Litigation + Valuation Perspectives

Demystifying Valuation, Economic Damages + Forensic Accounting

Disaster relief fraud, don’t fall victim

disaster relief fraud, hurricane, scam, donationsMy heart, as many others, goes out to the people of Houston and the surrounding cities and towns affected by Hurricane Harvey. I experienced the storm surge created by Hurricane Isabel in 2003. My home was within inches of flooding and my next door neighbor completely lost his home simply because the typography of his land was slightly lower than mine. So I understand, well I do somewhat understand. Hurricane Harvey is unprecedented so only those experiencing its devastation truly understand.

We all want to know how we can help. We are more than willing to send food, supplies or cash to Houston. But let’s not become victims ourselves. Natural disasters bring out the best in people but also the worst. Disaster relief fraud is nothing new. Hurricane Katrina saw no less than 15 fake websites seemingly related to the Red Cross seeking donations. The “Hurricane Sandy Relief Effort” raised $600,000 for victims of that storm. In actuality, it was two people hoping to pay off their own credit cards.

The fraudsters take advantage of the vulnerable in many ways. Yes, we are vulnerable as sympathetic outsiders who just want to help. Our contributions are necessary but they need to reach those who need it most. Those looking to contribute should be sure they are going through legitimate charitable organizations. I have not heard of any specific scams related to Harvey but you can be sure they are out there. Don’t give your credit card information over the phone, check the websites you go to and don’t click links in emails asking for donations. Go directly to a trusted organization’s website by typing in the address yourself.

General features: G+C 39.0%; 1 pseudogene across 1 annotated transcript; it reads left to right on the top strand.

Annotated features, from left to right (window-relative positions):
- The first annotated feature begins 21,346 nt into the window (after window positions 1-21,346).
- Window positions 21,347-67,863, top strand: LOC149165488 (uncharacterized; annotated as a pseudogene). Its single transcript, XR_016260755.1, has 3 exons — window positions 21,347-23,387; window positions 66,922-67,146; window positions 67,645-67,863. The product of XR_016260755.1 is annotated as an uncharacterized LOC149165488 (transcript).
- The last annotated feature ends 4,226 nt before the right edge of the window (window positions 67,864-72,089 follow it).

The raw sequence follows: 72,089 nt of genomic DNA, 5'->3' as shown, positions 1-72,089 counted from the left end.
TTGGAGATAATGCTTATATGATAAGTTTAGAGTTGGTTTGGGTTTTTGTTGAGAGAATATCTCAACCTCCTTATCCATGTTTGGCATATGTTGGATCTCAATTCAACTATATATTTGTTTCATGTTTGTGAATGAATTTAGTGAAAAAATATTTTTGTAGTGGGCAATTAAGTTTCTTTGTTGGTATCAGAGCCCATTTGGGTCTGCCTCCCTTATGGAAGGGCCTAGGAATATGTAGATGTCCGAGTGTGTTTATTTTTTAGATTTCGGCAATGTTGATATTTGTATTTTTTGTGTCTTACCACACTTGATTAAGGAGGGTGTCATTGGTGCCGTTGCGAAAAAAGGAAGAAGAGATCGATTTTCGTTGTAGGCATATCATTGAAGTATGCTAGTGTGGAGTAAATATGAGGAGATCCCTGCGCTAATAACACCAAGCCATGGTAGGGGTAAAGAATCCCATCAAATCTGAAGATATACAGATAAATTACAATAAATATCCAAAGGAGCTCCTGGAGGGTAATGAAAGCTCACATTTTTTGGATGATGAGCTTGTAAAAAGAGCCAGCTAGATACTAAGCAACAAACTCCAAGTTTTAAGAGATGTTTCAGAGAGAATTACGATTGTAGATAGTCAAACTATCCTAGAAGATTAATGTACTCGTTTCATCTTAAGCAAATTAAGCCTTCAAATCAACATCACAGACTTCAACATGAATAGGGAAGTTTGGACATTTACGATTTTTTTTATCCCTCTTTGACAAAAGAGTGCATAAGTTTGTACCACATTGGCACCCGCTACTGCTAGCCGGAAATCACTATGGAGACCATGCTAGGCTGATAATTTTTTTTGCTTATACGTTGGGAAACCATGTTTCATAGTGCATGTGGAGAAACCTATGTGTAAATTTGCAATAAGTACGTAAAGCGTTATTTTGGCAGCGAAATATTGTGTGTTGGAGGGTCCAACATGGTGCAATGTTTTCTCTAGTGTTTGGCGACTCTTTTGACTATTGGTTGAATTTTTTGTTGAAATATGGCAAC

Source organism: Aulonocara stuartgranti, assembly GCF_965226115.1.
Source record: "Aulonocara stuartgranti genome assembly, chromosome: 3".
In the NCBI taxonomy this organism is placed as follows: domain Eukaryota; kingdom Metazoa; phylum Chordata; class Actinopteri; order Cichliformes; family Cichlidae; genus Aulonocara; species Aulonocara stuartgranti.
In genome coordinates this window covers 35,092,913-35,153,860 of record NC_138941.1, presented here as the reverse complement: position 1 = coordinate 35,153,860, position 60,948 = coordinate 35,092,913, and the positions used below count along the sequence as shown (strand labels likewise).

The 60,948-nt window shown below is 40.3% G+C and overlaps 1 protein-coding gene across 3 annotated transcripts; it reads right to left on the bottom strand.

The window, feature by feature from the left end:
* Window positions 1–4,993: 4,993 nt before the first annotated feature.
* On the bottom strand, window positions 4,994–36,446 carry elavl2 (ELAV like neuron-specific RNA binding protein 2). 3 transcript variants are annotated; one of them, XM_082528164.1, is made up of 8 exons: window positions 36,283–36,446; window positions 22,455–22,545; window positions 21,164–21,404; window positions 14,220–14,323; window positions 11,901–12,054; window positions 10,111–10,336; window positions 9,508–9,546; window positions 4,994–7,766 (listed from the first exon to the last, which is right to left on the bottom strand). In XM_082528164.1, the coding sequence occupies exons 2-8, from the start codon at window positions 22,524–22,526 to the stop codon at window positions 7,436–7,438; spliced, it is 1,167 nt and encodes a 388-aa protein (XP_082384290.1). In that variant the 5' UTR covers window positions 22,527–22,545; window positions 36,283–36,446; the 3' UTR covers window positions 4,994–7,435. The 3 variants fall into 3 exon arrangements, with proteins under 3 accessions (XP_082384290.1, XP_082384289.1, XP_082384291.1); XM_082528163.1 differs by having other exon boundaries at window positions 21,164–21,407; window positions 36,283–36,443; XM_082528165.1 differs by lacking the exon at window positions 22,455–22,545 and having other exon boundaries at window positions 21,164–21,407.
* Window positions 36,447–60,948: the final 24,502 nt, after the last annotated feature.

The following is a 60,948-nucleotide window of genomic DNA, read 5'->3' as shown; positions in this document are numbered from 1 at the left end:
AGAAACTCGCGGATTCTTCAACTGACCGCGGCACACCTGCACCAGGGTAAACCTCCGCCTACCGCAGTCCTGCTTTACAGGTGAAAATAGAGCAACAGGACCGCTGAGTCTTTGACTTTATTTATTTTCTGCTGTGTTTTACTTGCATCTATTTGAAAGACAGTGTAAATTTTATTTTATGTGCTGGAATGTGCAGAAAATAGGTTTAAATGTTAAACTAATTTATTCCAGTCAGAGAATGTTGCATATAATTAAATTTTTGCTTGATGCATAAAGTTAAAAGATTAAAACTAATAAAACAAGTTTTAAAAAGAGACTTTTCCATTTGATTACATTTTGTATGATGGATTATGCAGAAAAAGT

The fraudsters will also prey on the most vulnerable – the victims of the floods. Price gouging, construction fraud and vendor fraud are typical following natural disasters. Texas may be especially vulnerable to construction fraud as the state does not require home builders or handymen/carpenters to have a contractor’s license. Let’s hope that the majority of the victims do not turn in to double victims.

Insurance fraud can also occur after natural disasters. Even those who may be honest in other aspects may look to “pad” their insurance claim. Or others may deliberately fabricate a claim affecting premiums of us all.

My continuing thoughts and prayers are with Houston, not just for the flood, but the aftermath as well.

Melissa E. Loughlin-Sines, CPA, CFE, CVA, CFF, ABV